Featured image by cottonbro on Pexels.

Easy prototyping of location based mobile experiences (Buxton Museum Apps and Wander Anywhere)

I worked on a lovely project last year. Buxton Museum had won first stage HLF funding to do some initial development on their Collections in the Landscape project, and they wanted to use it to test how mobile could bring their museum content out into Buxton town and the Peak District sites that it relates to. This is something I know a number of museums have been trying out and thinking about recently, and it makes sense. If you have lots of artefacts from a particular archaeological site, wouldn’t it be nice if people could see those objects and hear their stories whilst they are at the site itself?

They were working with Lord Cultural Resources on this, and Lord hired me to help develop the pilots. I have to say, it was very pleasing to be working on a on a project that was a proper pilot: testing and evaluating the concept with the audience before plunging into building an expensive app. This seems like the ideal model to me, and well worth taking the time to do. As a pilot, though, the budget was limited, there were four ideas to test and no in-house expertise to build an app. We needed to find a platform that already existed to use.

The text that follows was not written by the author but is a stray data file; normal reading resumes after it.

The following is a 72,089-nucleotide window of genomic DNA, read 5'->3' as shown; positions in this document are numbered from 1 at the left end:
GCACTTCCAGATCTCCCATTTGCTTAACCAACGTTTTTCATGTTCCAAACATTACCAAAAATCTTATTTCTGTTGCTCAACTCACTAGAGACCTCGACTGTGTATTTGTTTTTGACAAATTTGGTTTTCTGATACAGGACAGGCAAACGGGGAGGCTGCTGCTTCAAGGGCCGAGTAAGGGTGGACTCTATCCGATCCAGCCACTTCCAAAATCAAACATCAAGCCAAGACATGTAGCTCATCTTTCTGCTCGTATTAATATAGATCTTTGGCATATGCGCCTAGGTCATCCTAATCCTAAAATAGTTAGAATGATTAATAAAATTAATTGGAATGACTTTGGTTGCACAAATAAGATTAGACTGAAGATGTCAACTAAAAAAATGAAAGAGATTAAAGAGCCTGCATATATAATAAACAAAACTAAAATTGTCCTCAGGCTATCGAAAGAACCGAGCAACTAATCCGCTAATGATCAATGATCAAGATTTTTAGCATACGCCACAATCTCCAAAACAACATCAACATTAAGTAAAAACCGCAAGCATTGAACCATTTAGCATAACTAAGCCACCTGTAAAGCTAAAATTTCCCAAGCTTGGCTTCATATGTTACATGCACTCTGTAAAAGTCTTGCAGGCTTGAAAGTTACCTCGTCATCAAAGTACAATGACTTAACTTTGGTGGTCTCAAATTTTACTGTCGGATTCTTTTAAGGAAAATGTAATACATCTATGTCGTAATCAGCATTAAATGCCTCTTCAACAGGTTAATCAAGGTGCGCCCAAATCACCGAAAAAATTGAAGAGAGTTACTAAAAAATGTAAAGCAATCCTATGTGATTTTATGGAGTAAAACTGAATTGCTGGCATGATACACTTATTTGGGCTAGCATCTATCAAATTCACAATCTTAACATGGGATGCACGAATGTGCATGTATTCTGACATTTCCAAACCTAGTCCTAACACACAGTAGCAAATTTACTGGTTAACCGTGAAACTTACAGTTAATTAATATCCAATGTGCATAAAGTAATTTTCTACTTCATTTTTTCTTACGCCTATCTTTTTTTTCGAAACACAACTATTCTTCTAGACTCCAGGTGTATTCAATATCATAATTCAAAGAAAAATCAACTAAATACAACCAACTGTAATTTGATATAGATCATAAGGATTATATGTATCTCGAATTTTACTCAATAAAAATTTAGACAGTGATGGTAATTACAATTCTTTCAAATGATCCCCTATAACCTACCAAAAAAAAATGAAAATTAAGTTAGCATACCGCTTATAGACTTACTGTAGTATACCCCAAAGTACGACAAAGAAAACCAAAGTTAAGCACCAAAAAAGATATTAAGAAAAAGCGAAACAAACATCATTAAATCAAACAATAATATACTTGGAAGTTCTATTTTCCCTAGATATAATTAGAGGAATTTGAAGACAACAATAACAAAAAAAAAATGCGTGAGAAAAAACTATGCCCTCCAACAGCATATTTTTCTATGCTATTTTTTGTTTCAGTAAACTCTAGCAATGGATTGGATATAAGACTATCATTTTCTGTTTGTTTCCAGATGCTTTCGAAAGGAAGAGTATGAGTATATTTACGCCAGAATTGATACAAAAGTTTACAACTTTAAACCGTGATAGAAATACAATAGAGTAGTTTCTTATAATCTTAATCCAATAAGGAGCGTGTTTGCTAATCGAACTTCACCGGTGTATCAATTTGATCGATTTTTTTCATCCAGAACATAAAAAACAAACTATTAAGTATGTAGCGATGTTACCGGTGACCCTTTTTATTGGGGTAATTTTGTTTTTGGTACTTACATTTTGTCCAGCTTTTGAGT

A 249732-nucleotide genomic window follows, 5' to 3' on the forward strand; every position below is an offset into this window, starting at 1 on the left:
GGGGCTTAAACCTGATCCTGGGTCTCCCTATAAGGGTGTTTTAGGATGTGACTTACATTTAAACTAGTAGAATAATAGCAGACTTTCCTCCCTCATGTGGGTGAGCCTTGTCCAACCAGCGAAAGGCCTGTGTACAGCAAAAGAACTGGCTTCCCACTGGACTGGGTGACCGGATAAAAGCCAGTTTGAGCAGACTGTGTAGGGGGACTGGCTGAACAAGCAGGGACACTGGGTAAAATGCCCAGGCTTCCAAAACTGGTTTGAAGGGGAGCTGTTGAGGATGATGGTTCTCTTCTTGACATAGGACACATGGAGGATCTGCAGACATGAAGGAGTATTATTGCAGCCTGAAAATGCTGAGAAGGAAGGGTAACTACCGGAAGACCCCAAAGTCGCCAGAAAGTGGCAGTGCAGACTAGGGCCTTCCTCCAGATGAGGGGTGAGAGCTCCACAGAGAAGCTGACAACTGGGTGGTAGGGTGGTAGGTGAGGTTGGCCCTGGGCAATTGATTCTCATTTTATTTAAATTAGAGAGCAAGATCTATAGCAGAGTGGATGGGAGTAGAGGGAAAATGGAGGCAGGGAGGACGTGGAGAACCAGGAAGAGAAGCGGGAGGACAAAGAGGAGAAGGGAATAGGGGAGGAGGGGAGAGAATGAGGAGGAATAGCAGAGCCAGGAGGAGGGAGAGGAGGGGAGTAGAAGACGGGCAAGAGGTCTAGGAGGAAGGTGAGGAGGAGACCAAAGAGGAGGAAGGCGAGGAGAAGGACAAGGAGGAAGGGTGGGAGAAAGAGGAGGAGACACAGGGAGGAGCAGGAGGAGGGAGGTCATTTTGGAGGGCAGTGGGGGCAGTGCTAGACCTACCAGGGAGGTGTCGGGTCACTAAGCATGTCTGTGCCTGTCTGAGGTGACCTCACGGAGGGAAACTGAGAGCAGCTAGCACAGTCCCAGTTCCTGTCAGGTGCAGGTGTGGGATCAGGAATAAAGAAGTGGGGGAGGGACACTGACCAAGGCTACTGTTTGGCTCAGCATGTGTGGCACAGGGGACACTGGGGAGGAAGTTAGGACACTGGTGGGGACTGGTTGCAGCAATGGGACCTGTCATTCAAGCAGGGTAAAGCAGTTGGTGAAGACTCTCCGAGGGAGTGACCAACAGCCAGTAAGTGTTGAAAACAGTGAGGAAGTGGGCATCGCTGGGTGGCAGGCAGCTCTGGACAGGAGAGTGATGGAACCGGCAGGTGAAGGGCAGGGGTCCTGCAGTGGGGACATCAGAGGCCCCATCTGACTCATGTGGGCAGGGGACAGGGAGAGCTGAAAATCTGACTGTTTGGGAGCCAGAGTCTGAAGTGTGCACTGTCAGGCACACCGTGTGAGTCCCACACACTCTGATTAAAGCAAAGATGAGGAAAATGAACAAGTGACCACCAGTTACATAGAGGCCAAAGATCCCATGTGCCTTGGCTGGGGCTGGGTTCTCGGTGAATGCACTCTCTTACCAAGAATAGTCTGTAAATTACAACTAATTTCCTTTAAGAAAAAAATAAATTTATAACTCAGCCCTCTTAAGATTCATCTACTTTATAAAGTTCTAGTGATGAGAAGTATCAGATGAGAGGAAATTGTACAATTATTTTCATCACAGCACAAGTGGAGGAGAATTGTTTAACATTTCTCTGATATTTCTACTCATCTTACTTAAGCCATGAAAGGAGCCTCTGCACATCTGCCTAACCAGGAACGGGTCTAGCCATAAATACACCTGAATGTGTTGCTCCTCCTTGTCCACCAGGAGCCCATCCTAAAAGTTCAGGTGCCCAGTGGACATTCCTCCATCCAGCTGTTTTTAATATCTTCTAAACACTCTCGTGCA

I researched a number of options, there are quite a few services out there that allow you to build location based mobile tours and the like, but none were flexible enough or within the price range. Fortunately, whilst working on the Artmaps project for Tate I had met Ben Bedwell, who was part of the project team and the creator of Wander Anywhere (WA).

Wander Anywhere website screenshot
The Wander Anywhere website

Based on WordPress (which means the back end is very familiar), Wander Anywhere is a tool that allows you to create GPS based experiences: attaching text, audio, images or video to pages that can be triggered on screen as the user gets to a particular point on the ground.